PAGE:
Recovering ext4 superblocks

  • Recently, my external hard drive enclosure failed (the hard drive itself powers up in another enclosure). However, as a result, it appears its EXT4 file system is corrupt.

    The drive has a single partition and uses a GPT partition table (with the label ears).

    fdisk -l /dev/sdb shows:

       Device Boot      Start         End      Blocks   Id  System
         /dev/sdb1          1  1953525167   976762583+  ee  GPT

    testdisk shows the partition is intact:

    1 P MS Data                     2049 1953524952 1953522904 [ears]

    ... but the partition fails to mount:

    $ sudo mount /dev/sdb1 a
    mount: you must specify the filesystem type
    $ sudo mount -t ext4 /dev/sdb1 a 
    mount: wrong fs type, bad option, bad superblock on /dev/sdb1,

    fsck reports an invalid superblock:

    $ sudo fsck.ext4 /dev/sdb1            
    e2fsck 1.42 (29-Nov-2011)
    fsck.ext4: Superblock invalid, trying backup blocks...
    fsck.ext4: Bad magic number in super-block while trying to open /dev/sdb1

    and e2fsck reports a similar error:

    $ sudo e2fsck /dev/sdb1        
    e2fsck 1.42 (29-Nov-2011)
    e2fsck: Superblock invalid, trying backup blocks...
    e2fsck: Bad magic number in super-block while trying to open /dev/sdb1

    dumpe2fs also:

    $ sudo dumpe2fs /dev/sdb1                      
    dumpe2fs 1.42 (29-Nov-2011)
    dumpe2fs: Bad magic number in super-block while trying to open /dev/sdb1

    mke2fs -n (note, -n) returns the superblocks:

    $ sudo mke2fs -n /dev/sdb1       
    mke2fs 1.42 (29-Nov-2011)
    Filesystem label=
    OS type: Linux
    Block size=4096 (log=2)
    Fragment size=4096 (log=2)
    Stride=0 blocks, Stripe width=0 blocks
    61054976 inodes, 244190363 blocks
    12209518 blocks (5.00%) reserved for the super user
    First data block=0
    Maximum filesystem blocks=4294967296
    7453 block groups
    32768 blocks per group, 32768 fragments per group
    8192 inodes per group
    Superblock backups stored on blocks: 
        32768, 98304, 163840, 229376, 294912, 819200, 884736, 1605632, 2654208, 
        4096000, 7962624, 11239424, 20480000, 23887872, 71663616, 78675968, 
        102400000, 214990848

    ... but trying "e2fsck -b [block]" for each block fails:

    $ sudo e2fsck -b 71663616 /dev/sdb1 
    e2fsck 1.42 (29-Nov-2011)
    e2fsck: Invalid argument while trying to open /dev/sdb1

    However as I understand, these are where the superblocks were when the filesystem was created, which does not necessarily mean they are still intact.

    I've also ran a testdisk deep search if anyone can decypher the log. It mentions many entry like:

    recover_EXT2: s_block_group_nr=1/7452, s_mnt_count=6/20,
    s_blocks_per_group=32768, s_inodes_per_group=8192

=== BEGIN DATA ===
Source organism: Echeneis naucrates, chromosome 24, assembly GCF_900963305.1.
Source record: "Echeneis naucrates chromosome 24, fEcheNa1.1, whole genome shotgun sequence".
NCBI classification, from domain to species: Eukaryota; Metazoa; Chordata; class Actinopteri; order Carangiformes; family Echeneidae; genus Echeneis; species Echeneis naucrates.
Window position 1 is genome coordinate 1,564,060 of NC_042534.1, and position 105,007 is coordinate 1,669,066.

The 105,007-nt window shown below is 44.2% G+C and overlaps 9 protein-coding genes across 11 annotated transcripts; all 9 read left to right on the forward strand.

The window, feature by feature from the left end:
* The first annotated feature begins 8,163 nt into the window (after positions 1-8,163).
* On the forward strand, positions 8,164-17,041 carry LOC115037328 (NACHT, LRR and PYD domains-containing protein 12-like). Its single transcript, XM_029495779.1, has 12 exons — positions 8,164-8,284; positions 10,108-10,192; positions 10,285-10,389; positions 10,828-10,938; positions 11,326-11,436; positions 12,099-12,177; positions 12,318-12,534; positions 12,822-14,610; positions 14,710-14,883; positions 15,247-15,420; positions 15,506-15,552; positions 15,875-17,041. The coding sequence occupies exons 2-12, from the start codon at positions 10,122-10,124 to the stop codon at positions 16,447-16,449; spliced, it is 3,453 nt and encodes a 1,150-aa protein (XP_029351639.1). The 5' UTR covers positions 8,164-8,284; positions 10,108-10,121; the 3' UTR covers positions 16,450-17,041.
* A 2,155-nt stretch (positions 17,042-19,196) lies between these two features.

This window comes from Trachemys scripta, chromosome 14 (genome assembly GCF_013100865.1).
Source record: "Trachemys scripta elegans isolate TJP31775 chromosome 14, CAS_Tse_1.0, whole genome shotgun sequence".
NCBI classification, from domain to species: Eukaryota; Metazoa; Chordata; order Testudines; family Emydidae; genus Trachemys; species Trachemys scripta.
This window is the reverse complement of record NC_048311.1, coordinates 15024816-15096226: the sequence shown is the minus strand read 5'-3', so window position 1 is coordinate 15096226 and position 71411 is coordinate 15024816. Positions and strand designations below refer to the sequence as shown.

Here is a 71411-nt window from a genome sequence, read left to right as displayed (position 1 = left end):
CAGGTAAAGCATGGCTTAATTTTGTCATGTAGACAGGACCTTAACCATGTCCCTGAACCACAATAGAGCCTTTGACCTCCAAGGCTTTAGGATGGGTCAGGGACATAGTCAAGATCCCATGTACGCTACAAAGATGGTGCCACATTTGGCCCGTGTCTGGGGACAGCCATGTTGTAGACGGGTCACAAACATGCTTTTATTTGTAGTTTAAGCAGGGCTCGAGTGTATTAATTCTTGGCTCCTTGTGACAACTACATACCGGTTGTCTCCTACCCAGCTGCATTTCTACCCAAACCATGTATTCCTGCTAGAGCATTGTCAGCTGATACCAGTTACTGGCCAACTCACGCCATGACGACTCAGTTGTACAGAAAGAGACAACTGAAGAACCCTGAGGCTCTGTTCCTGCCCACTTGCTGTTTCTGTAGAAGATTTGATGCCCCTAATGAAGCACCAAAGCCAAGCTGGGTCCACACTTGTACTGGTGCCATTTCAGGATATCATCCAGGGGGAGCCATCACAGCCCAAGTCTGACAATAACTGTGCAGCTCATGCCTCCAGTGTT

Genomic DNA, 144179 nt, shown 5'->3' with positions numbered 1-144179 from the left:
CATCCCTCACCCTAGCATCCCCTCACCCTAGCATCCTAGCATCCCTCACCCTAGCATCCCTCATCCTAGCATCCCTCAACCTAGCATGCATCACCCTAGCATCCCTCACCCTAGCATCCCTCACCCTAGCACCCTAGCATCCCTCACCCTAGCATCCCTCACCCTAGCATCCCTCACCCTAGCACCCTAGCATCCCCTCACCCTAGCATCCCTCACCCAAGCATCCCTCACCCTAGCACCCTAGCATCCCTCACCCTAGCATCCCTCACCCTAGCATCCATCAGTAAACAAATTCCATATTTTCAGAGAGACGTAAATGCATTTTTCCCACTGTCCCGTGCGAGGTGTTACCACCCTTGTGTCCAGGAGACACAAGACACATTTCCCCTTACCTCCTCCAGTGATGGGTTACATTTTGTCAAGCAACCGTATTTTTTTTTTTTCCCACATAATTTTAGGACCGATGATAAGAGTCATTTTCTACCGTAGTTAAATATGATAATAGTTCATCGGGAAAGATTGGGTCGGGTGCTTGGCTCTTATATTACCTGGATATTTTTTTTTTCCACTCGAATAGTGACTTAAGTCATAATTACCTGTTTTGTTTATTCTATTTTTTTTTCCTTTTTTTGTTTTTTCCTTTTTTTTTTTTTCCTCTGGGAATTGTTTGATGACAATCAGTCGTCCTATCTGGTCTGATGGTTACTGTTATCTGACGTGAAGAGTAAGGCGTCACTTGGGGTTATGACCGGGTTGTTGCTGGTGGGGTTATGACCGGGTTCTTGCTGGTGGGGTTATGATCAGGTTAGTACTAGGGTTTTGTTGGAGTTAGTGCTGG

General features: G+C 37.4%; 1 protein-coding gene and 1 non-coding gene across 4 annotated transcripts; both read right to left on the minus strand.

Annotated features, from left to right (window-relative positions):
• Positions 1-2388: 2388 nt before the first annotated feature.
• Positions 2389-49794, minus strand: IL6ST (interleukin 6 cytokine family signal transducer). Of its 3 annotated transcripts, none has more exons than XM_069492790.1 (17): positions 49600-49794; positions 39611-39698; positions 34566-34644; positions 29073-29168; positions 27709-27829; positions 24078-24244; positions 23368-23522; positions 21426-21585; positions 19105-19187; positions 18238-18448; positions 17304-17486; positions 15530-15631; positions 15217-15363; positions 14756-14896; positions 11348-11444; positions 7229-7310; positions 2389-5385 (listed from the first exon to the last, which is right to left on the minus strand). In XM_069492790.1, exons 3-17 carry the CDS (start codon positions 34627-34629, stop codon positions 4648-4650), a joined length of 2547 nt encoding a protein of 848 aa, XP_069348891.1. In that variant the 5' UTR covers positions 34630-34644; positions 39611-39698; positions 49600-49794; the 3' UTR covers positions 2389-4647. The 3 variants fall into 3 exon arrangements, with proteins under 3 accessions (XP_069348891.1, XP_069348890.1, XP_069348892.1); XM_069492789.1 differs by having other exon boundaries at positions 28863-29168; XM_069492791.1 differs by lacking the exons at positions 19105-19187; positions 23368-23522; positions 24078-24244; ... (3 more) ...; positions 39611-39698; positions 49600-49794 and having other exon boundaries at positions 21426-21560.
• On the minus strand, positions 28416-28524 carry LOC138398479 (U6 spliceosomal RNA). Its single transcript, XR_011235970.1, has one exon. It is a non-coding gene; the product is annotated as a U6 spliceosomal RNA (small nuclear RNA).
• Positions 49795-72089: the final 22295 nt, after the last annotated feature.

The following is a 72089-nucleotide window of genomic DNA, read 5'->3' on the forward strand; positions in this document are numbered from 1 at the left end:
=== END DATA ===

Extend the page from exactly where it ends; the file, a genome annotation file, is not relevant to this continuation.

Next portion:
recover_EXT2: s_blocksize=4096
    recover_EXT2: s_blocks_count 244190363
    recover_EXT2: part_size 1953522904
    recover_EXT2: "e2fsck -b 32768 -B 4096 device" may be needed

    Running e2fsck with those values gives:

    e2fsck: Bad magic number in super-block while trying to open /dev/sdb1

    I tried that with all superblocks in the testdisk.log

    for i in $(grep e2fsck testdisk.log | uniq | cut -d " " -f 4); do
       sudo e2fsck -b $i -B 4096 /dev/sdb1

    ... all with the same e2fsck error message.

    In my last attempt, I tried different filesystem offsets. For each offset i, where i is one of 31744, 32768, 1048064, 1049088:

    $ sudo losetup -v -o $i /dev/loop0 /dev/sdb

    ... and running testdisk /dev/loop0, I didn't find anything interesting.

    I've been fairly exhaustive, but is there any way to recover the file system without resorting to low-level file recovery tools (foremost/photorec)?

    What does `sudo fdisk -l /dev/sdb` show?

    I can't make myself believe that you were unlucky enough to have _all_ copies of the superblock wiped. So there must be something wrong with the partition table, which in turn is throwing off the logical block offsets in the filesystem causing fsck to not be able to find the alternate superblocks.

    Didn't you have on this disk LVM? Do you have a external enclosure the same type as previous (same block size, etc.)?

    @KyleJones Following advice from the author of `testdisk`, as mentioned above, I tried different offsets using `losetup` (`i * 512` where `i` is one of 62, 64, 2047 or 2049).

    @JanMarek No, no LVM unfortunately. The enclosure is one that houses any standard 3.5" disk, but I don't have another, nor a second 1TB disk.

  • tlvince

    tlvince Correct answer

    8 years ago

    Unfortunately, I was unable to recover the file system and had to resort to lower-level data recovery techniques (nicely summarised in Ubuntu's Data Recovery wiki entry), of which Sleuth Kit proved most useful.

    Marking as answered for cleanliness' sake.

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Content dated before 6/26/2020 9:53 AM